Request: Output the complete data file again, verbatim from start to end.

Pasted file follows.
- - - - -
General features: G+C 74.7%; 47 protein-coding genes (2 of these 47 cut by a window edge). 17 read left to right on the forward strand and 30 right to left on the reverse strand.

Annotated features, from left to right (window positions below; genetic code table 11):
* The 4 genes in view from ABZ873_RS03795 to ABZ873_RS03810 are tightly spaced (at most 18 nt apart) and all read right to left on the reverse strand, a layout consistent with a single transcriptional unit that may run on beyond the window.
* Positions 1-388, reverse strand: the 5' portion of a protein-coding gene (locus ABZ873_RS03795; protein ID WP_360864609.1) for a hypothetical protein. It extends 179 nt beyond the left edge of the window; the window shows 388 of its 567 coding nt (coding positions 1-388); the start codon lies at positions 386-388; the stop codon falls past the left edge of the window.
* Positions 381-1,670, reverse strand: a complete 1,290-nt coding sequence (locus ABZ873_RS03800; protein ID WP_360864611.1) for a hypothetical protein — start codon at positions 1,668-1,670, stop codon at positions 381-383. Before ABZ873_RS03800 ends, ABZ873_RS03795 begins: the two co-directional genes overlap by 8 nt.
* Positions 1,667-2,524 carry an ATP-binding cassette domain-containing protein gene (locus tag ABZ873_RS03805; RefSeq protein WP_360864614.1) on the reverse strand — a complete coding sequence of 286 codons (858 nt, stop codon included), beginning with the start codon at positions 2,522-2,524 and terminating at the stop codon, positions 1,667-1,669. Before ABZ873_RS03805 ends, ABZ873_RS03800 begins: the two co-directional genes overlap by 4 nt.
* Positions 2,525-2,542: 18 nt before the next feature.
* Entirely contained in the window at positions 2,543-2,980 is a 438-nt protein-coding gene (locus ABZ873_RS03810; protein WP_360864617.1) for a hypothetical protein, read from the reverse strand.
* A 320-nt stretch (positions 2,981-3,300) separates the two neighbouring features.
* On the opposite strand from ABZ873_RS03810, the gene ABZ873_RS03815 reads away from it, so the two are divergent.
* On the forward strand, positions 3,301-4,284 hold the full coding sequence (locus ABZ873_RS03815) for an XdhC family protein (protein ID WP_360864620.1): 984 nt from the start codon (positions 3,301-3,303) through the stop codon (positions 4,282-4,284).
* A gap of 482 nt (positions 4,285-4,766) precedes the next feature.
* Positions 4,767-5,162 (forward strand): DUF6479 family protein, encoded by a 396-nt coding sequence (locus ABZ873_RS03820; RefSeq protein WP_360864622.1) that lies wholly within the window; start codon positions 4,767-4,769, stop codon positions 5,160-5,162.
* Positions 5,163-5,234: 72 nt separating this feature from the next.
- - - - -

General features: G+C 74.7%; 47 protein-coding genes (2 of these 47 cut by a window edge). 17 read left to right on the forward strand and 30 right to left on the reverse strand.

Annotated features, from left to right (window positions below; genetic code table 11):
* The 4 genes in view from ABZ873_RS03795 to ABZ873_RS03810 are tightly spaced (at most 18 nt apart) and all read right to left on the reverse strand, a layout consistent with a single transcriptional unit that may run on beyond the window.
* Positions 1-388, reverse strand: the 5' portion of a protein-coding gene (locus ABZ873_RS03795; protein ID WP_360864609.1) for a hypothetical protein. It extends 179 nt beyond the left edge of the window; the window shows 388 of its 567 coding nt (coding positions 1-388); the start codon lies at positions 386-388; the stop codon falls past the left edge of the window.
* Positions 381-1,670, reverse strand: a complete 1,290-nt coding sequence (locus ABZ873_RS03800; protein ID WP_360864611.1) for a hypothetical protein — start codon at positions 1,668-1,670, stop codon at positions 381-383. Before ABZ873_RS03800 ends, ABZ873_RS03795 begins: the two co-directional genes overlap by 8 nt.
* Positions 1,667-2,524 carry an ATP-binding cassette domain-containing protein gene (locus tag ABZ873_RS03805; RefSeq protein WP_360864614.1) on the reverse strand — a complete coding sequence of 286 codons (858 nt, stop codon included), beginning with the start codon at positions 2,522-2,524 and terminating at the stop codon, positions 1,667-1,669. Before ABZ873_RS03805 ends, ABZ873_RS03800 begins: the two co-directional genes overlap by 4 nt.
* Positions 2,525-2,542: 18 nt before the next feature.
* Entirely contained in the window at positions 2,543-2,980 is a 438-nt protein-coding gene (locus ABZ873_RS03810; protein WP_360864617.1) for a hypothetical protein, read from the reverse strand.
* A 320-nt stretch (positions 2,981-3,300) separates the two neighbouring features.
* On the opposite strand from ABZ873_RS03810, the gene ABZ873_RS03815 reads away from it, so the two are divergent.
* On the forward strand, positions 3,301-4,284 hold the full coding sequence (locus ABZ873_RS03815) for an XdhC family protein (protein ID WP_360864620.1): 984 nt from the start codon (positions 3,301-3,303) through the stop codon (positions 4,282-4,284).
* A gap of 482 nt (positions 4,285-4,766) precedes the next feature.
* Positions 4,767-5,162 (forward strand): DUF6479 family protein, encoded by a 396-nt coding sequence (locus ABZ873_RS03820; RefSeq protein WP_360864622.1) that lies wholly within the window; start codon positions 4,767-4,769, stop codon positions 5,160-5,162.
* Positions 5,163-5,234: 72 nt separating this feature from the next.